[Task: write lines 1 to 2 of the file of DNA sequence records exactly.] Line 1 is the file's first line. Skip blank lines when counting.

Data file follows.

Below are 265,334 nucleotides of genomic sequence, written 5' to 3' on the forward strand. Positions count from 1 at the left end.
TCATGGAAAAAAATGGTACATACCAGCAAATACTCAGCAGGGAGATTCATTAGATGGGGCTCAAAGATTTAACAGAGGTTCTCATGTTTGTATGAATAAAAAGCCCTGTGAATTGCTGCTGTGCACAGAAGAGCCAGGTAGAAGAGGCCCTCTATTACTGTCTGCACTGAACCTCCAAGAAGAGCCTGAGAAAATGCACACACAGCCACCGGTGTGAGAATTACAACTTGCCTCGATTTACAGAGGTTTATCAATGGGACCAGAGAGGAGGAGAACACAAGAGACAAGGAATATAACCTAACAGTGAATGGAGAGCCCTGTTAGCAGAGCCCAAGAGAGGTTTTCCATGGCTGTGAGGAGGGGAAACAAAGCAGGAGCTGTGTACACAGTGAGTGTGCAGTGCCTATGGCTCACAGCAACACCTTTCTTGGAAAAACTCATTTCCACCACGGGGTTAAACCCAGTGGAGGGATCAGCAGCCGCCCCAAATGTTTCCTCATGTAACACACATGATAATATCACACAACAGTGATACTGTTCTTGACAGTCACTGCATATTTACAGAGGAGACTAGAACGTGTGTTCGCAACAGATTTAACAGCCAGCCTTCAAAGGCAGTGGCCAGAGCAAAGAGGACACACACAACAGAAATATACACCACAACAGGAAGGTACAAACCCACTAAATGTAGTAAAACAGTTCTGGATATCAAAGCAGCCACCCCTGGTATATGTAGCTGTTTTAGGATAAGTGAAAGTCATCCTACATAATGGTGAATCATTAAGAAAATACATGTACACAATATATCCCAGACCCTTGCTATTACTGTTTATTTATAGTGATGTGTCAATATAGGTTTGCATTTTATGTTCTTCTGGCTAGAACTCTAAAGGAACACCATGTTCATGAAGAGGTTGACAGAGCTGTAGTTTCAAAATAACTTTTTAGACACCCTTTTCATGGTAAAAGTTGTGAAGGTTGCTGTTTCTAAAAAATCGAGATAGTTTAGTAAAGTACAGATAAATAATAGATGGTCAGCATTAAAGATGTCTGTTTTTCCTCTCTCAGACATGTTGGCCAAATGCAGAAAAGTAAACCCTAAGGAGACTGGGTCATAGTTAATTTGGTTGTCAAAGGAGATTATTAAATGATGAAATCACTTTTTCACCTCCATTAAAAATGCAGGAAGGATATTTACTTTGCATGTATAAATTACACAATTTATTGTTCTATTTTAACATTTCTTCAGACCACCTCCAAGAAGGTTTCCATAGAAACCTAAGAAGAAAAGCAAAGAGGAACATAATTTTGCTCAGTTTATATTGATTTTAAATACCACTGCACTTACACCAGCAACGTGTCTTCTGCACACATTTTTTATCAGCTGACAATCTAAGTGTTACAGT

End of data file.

Below are 265,334 nucleotides of genomic sequence, written 5' to 3' on the forward strand. Positions count from 1 at the left end.
TCATGGAAAAAAATGGTACATACCAGCAAATACTCAGCAGGGAGATTCATTAGATGGGGCTCAAAGATTTAACAGAGGTTCTCATGTTTGTATGAATAAAAAGCCCTGTGAATTGCTGCTGTGCACAGAAGAGCCAGGTAGAAGAGGCCCTCTATTACTGTCTGCACTGAACCTCCAAGAAGAGCCTGAGAAAATGCACACACAGCCACCGGTGTGAGAATTACAACTTGCCTCGATTTACAGAGGTTTATCAATGGGACCAGAGAGGAGGAGAACACAAGAGACAAGGAATATAACCTAACAGTGAATGGAGAGCCCTGTTAGCAGAGCCCAAGAGAGGTTTTCCATGGCTGTGAGGAGGGGAAACAAAGCAGGAGCTGTGTACACAGTGAGTGTGCAGTGCCTATGGCTCACAGCAACACCTTTCTTGGAAAAACTCATTTCCACCACGGGGTTAAACCCAGTGGAGGGATCAGCAGCCGCCCCAAATGTTTCCTCATGTAACACACATGATAATATCACACAACAGTGATACTGTTCTTGACAGTCACTGCATATTTACAGAGGAGACTAGAACGTGTGTTCGCAACAGATTTAACAGCCAGCCTTCAAAGGCAGTGGCCAGAGCAAAGAGGACACACACAACAGAAATATACACCACAACAGGAAGGTACAAACCCACTAAATGTAGTAAAACAGTTCTGGATATCAAAGCAGCCACCCCTGGTATATGTAGCTGTTTTAGGATAAGTGAAAGTCATCCTACATAATGGTGAATCATTAAGAAAATACATGTACACAATATATCCCAGACCCTTGCTATTACTGTTTATTTATAGTGATGTGTCAATATAGGTTTGCATTTTATGTTCTTCTGGCTAGAACTCTAAAGGAACACCATGTTCATGAAGAGGTTGACAGAGCTGTAGTTTCAAAATAACTTTTTAGACACCCTTTTCATGGTAAAAGTTGTGAAGGTTGCTGTTTCTAAAAAATCGAGATAGTTTAGTAAAGTACAGATAAATAATAGATGGTCAGCATTAAAGATGTCTGTTTTTCCTCTCTCAGACATGTTGGCCAAATGCAGAAAAGTAAACCCTAAGGAGACTGGGTCATAGTTAATTTGGTTGTCAAAGGAGATTATTAAATGATGAAATCACTTTTTCACCTCCATTAAAAATGCAGGAAGGATATTTACTTTGCATGTATAAATTACACAATTTATTGTTCTATTTTAACATTTCTTCAGACCACCTCCAAGAAGGTTTCCATAGAAACCTAAGAAGAAAAGCAAAGAGGAACATAATTTTGCTCAGTTTATATTGATTTTAAATACCACTGCACTTACACCAGCAACGTGTCTTCTGCACACATTTTTTATCAGCTGACAATCTAAGTGTTACAGT